A report by Britain’s largest union, Unite which looks at the changes facing the UK automotive industry is urging the UK government to emulate Germany and put the UK’s car industry in the fast lane of electric vehicle technology.

The report, Electric Vehicles, Autonomous Technology and Future Mobility, which was launched today (Wednesday 14 March), warns that the biggest barrier to investment and innovation remains government inactivity.

Laying out a roadmap to retain skills and jobs through the transition from petrol and diesel to electric powertrains, the report calls for a national car scrappage scheme to promote the sustainable take up of electric vehicles.

As part of the roadmap to secure investment and remove the barriers to the next generation of vehicles, the assessment calls for an industrial plan. This includes:

  • Greater public investment in research and development
  • More investment in vital infrastructure, including charging stations, the national grid, domestic lithium extraction and battery recycling facilities
  • Support to retool, reskill and develop the UK’s automotive supply chain
  • A ‘just’ transition plan for workers in the transport and petroleum industries
  • Use of positive procurement by local and central government
  • Defending the role of safety-critical drivers in road haulage and public transport, emulating the examples of rail and civil aviation

The full report which was produced by a working group of Unite car industry representatives can be downloaded below. Writing in the foreword of the report, Unite general secretary Len McCluskey said: “The automotive sector has been a major success story of British manufacturing and our workplace reps and stewards have played an integral role in shaping that success.

“For decades the sector has been a source of good quality employment for hundreds of thousands of workers, in both major assembly sites and throughout the supply chain.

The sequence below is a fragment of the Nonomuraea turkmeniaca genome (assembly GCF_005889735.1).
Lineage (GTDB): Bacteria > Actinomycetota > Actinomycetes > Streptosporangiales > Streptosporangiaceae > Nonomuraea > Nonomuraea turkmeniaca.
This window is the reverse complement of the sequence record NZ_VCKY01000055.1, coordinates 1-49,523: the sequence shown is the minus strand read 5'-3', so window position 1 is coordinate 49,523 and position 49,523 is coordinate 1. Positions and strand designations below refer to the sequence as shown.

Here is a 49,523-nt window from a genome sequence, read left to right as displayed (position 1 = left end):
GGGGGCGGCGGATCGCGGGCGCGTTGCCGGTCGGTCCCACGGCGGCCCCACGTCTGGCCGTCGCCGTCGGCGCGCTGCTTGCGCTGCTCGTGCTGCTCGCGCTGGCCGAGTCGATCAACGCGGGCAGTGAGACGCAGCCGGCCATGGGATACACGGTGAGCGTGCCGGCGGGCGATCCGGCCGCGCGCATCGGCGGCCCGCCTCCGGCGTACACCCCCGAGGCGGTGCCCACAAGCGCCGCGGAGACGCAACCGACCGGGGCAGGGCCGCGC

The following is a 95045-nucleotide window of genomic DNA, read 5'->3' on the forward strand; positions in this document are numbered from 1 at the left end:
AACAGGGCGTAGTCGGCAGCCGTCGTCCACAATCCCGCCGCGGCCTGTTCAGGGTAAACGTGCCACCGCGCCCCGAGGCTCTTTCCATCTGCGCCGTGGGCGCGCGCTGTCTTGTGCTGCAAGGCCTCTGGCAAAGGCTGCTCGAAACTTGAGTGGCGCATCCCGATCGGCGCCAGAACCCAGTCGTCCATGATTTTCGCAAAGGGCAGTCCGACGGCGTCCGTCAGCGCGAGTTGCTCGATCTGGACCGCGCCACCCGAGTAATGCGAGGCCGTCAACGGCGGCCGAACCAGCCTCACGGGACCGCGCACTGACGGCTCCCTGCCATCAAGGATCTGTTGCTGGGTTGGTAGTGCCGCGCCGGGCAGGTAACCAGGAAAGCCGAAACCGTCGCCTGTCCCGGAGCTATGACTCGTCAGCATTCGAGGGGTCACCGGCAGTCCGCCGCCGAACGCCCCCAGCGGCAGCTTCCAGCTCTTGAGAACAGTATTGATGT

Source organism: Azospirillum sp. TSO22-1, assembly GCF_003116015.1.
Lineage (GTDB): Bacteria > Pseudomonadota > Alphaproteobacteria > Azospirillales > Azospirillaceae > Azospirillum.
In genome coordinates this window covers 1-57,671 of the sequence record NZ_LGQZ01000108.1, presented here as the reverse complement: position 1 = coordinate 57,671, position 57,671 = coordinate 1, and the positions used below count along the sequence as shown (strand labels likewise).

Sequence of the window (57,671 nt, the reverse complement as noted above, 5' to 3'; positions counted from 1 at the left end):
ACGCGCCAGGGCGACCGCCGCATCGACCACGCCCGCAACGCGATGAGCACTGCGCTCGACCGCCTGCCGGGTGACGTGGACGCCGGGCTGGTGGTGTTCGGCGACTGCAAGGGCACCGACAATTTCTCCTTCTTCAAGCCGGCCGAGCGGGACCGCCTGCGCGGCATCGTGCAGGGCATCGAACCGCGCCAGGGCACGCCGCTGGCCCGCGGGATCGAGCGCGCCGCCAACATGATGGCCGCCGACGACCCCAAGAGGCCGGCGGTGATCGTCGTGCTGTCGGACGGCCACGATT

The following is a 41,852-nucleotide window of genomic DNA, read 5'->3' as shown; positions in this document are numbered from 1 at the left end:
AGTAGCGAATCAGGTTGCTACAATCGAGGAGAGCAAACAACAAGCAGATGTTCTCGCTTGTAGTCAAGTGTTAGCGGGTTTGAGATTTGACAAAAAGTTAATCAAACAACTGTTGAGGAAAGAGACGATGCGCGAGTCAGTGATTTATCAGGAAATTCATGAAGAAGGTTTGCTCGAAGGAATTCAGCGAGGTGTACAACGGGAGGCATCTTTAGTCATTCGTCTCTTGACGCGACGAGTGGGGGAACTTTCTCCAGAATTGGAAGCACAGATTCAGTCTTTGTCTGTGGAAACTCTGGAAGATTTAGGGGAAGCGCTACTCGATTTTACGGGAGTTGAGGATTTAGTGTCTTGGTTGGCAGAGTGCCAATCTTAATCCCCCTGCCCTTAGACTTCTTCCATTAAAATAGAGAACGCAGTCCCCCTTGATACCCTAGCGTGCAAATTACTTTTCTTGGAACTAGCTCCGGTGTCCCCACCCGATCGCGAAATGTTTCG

“No industry is static. The emergence of electric, internet-connected and driverless technology, herald changes unseen since the end of the horse-drawn era.

“Unite is clear. We want investment in new sustainable technology. We want to see high-skilled secure jobs on decent pay and for the UK automotive sector to hold its own against Germany, the United States, Southern Asia and China.

“The biggest barrier to investment and innovation remains government inactivity. Without proper investment in research and development, public infrastructure, procurement and public transportation, the UK will continue to lag behind.”

Commenting on the launch of the report Unite assistant general secretary for manufacturing Tony Burke said: “The government must do more to put the UK in the fast lane of electric vehicle technology and to secure our automotive industry’s world leading status for the years to come.

“Unite members are already building the all-electric Nissan Leaf and lithium-ion batteries, as well as hybrid engines for Toyota, Geely’s electric black cabs and hydrogen buses at Wrightbus.

“There is scope for so much more though. While BMW’s new electric Mini will be assembled in Cowley from 2019, the fact the electric powertrain and electric batteries will be imported from Germany shows the urgent need to develop UK capability.

“The government must step up and remove the barriers to UK investment and the mass take up of electric vehicles with massive investment in infrastructure and support for re-skilling and retooling.

“No worker must be left behind, which is why Unite stands firmly behind our members at the Ford diesel engine plat at Dagenham and the engine plant at Bridgend.

“These engines are already the cleanest and most efficient models of their kind. We reiterate our call to Ford that these sites must be repurposed for new electric models or battery technology.”


For further information please contact the Unite press office on 020 3371 2065 or Unite head of media and campaigns Alex Flynn on 020 3371 2066 or 07967 665869.

Notes to editors

Unite is Britain and Ireland’s largest trade union with over 1.4 million members working across all sectors of the economy. The general secretary is Len McCluskey.